Ensemble Forecasting of Return Flow over the Gulf of Mexico

John Maurice Lewis, NOAA Camp Springs, Camp Springs, United States, Junjun Hu, National Severe Storms Lab, Desert Research Inst,, Reno, NV, United States, S. Lakshmivarahan, National Severe Storms Lab, Desert Research Inst,, Reno, United States and Roger Edwards, Storm Prediction Center, NOAA/NWS, Norman, OK, United States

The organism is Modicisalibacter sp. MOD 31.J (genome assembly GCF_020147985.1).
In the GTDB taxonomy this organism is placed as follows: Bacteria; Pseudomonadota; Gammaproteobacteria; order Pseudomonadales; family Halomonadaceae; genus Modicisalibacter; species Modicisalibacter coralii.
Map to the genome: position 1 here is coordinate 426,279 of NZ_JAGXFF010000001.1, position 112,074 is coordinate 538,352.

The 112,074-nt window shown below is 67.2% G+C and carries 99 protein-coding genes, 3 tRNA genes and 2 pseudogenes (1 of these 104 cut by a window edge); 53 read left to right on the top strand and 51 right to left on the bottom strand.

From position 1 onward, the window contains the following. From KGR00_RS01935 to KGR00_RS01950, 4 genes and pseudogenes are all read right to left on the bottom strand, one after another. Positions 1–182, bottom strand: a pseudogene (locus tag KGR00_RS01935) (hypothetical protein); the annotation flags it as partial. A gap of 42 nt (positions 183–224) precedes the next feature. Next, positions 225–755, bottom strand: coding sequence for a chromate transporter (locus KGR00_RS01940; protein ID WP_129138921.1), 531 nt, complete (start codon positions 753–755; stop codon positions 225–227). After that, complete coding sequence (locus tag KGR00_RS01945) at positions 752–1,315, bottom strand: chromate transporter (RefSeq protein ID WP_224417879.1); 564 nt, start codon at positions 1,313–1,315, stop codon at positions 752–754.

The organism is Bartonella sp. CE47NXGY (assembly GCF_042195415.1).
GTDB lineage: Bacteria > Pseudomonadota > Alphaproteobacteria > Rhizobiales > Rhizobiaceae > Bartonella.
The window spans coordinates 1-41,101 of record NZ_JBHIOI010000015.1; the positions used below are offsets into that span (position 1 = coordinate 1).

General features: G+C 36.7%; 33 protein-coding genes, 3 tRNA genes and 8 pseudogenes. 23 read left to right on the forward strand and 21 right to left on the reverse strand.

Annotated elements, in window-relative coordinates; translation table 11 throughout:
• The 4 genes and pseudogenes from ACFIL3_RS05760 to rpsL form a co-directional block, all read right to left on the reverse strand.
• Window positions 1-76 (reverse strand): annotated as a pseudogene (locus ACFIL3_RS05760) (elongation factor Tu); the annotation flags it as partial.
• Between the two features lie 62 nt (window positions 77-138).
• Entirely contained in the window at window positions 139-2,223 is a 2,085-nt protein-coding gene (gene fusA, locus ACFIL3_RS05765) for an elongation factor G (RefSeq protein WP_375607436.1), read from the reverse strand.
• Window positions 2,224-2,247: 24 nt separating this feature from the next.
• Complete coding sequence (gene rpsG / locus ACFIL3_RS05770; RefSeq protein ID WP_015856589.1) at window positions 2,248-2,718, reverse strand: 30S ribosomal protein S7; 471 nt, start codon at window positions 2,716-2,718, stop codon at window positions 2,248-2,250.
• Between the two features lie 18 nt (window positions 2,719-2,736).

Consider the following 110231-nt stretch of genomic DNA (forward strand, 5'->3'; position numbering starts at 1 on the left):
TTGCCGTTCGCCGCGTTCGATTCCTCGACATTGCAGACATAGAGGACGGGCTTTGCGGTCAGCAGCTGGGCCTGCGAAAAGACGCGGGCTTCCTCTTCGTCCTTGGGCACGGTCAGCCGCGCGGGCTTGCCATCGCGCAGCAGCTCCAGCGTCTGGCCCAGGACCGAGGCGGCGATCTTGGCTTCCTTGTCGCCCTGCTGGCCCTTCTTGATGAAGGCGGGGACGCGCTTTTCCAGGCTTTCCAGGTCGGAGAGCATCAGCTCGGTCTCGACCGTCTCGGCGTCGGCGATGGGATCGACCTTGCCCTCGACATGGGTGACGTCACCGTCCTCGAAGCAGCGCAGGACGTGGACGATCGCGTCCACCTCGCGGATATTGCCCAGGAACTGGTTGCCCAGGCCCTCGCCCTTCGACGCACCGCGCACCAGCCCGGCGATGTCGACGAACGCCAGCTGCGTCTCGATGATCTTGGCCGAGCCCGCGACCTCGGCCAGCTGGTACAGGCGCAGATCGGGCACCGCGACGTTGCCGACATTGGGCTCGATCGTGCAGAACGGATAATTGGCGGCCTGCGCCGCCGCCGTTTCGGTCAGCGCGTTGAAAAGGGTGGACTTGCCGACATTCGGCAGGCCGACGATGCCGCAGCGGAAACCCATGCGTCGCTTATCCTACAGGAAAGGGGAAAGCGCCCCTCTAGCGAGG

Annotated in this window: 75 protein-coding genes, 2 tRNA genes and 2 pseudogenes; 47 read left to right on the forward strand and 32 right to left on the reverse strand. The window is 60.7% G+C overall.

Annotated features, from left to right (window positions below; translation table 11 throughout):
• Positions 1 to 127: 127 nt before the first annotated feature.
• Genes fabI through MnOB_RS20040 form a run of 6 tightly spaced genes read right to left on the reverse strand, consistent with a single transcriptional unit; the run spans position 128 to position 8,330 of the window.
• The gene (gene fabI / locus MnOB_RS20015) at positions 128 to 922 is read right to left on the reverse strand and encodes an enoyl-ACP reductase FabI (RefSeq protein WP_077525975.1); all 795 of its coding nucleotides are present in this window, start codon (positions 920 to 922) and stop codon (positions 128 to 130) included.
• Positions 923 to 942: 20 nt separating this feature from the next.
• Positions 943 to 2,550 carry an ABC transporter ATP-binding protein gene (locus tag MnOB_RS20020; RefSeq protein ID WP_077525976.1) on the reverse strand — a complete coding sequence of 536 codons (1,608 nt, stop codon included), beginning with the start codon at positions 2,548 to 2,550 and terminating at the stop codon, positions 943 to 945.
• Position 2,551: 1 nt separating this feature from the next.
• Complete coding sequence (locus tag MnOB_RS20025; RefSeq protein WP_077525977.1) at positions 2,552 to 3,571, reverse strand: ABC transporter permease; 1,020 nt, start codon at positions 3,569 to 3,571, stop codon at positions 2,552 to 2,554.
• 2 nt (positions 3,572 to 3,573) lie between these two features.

Errors in operational forecasts of return flow events (RFEs) over the Gulf of Mexico have dictated the search for sources of these errors. Based on earlier studies, likely candidates for these errors are: incorrect parameterization of turbulent transfer processes at the air-sea interface, uncertain vertical motion above the mixed layer, and incorrect initial conditions. We investigate these possible sources of error by performing numerical experiments with a Monte Carlo ensemble prediction model applied to a well-observed case in February 1988. In essence, we examine uncertainty in prediction due to uncertainty in the model’s elements of control. A mixed-layer model with roughly 50 elements of control is used to determine forecast uncertainty due to initial conditions alone, boundary conditions alone, parameterization alone, as well as the full complement of uncertainty in these elements of control. The uncertainty is calculated at points along a predetermined outflow trajectory that originates over shelf waters in the northeastern Gulf, passes north of the Yucatan Peninsula, and terminates in the west-central Gulf—all points along the trajectory are characterized by convective heating at the sea-air interface. Results from the numerical experiments led to the following results: 1) parameterization of physical processes exerts the greatest influence on forecast uncertainty, and 2) the water-vapor mass in the mixed-layer column is uncertain by a factor of two at the trajectory’s terminal point. The latter result confirms forecasters’ long-held view that vapor return is the most suspect product in operational prediction of RFEs. In addition to these numerical experiments with the 1988 case, a recent RFE is examined in the context of operational model performance at the National Center for Environmental Prediction (NCEP). The submission ends with discussion of steps to be taken that hold promise for improved operational prediction of RFEs over the Gulf of Mexico